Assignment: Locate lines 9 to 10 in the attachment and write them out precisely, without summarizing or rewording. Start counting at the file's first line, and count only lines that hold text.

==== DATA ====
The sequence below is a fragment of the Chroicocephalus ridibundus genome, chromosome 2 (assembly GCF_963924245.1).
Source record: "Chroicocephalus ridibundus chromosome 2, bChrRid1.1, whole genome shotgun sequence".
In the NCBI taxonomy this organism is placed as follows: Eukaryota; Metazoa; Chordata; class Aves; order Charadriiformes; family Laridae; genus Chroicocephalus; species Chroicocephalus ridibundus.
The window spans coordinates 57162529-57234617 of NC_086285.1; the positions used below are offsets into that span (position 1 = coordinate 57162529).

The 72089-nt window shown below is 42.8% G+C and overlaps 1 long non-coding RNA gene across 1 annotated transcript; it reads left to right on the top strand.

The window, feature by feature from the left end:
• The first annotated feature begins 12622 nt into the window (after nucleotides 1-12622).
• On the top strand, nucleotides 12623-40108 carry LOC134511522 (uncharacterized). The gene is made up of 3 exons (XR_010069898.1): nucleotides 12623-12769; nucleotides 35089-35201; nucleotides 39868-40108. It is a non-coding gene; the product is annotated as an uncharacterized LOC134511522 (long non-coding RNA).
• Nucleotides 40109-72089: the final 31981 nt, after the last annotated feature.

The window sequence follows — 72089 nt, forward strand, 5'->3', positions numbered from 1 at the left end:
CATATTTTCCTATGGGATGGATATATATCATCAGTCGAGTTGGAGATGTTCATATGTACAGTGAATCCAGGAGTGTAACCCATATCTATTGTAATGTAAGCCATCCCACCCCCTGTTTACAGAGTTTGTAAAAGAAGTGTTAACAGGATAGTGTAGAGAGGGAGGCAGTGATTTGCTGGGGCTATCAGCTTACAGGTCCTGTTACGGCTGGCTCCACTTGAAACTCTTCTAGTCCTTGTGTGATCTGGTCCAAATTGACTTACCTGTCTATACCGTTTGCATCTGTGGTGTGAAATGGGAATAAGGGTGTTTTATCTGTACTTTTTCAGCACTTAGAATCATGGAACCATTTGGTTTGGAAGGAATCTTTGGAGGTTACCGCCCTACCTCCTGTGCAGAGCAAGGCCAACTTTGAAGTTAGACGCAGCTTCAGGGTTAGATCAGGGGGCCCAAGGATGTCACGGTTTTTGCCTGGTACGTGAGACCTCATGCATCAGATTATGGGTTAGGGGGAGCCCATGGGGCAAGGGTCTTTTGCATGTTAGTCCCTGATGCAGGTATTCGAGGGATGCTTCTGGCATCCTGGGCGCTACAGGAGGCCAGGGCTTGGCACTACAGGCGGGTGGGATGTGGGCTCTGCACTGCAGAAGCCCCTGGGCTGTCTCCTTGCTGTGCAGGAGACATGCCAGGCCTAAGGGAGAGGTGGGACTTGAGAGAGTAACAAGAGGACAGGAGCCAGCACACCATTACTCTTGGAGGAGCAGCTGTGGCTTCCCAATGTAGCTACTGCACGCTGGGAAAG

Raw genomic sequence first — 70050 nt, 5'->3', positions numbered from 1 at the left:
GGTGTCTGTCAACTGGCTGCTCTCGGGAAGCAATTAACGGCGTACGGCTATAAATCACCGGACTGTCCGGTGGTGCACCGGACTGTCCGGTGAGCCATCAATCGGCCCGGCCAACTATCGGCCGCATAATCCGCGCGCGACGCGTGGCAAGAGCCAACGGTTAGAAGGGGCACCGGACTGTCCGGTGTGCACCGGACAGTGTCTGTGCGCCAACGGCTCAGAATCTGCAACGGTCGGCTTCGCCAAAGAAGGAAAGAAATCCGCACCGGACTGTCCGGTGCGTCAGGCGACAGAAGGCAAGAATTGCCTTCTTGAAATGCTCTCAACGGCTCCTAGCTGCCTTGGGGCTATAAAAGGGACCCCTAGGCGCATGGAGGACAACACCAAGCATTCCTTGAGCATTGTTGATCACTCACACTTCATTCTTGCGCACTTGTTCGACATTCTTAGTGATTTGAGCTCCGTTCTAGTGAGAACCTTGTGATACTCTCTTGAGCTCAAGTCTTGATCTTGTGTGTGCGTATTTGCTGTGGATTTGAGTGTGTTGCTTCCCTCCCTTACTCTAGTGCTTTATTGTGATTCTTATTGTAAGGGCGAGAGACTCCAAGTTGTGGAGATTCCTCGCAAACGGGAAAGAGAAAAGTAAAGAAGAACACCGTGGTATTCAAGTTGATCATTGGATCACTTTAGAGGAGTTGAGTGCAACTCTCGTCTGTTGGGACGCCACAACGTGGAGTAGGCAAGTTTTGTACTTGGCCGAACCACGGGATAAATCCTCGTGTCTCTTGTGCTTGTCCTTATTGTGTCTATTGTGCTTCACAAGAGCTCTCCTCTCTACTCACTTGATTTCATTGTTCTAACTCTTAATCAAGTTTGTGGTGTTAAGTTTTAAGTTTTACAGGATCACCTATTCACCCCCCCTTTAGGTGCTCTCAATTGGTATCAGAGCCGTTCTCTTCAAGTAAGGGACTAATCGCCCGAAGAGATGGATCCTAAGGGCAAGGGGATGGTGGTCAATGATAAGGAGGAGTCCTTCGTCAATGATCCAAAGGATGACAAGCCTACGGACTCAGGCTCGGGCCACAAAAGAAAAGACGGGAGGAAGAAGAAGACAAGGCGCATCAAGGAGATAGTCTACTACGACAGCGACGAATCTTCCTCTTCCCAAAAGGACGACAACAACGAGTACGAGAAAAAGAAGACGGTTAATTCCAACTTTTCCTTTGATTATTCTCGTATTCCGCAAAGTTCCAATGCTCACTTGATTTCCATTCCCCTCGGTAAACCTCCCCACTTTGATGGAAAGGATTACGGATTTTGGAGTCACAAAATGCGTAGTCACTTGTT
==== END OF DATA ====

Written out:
• Nucleotides 40109-72089: the final 31981 nt, after the last annotated feature.

The window sequence follows — 72089 nt, forward strand, 5'->3', positions numbered from 1 at the left end: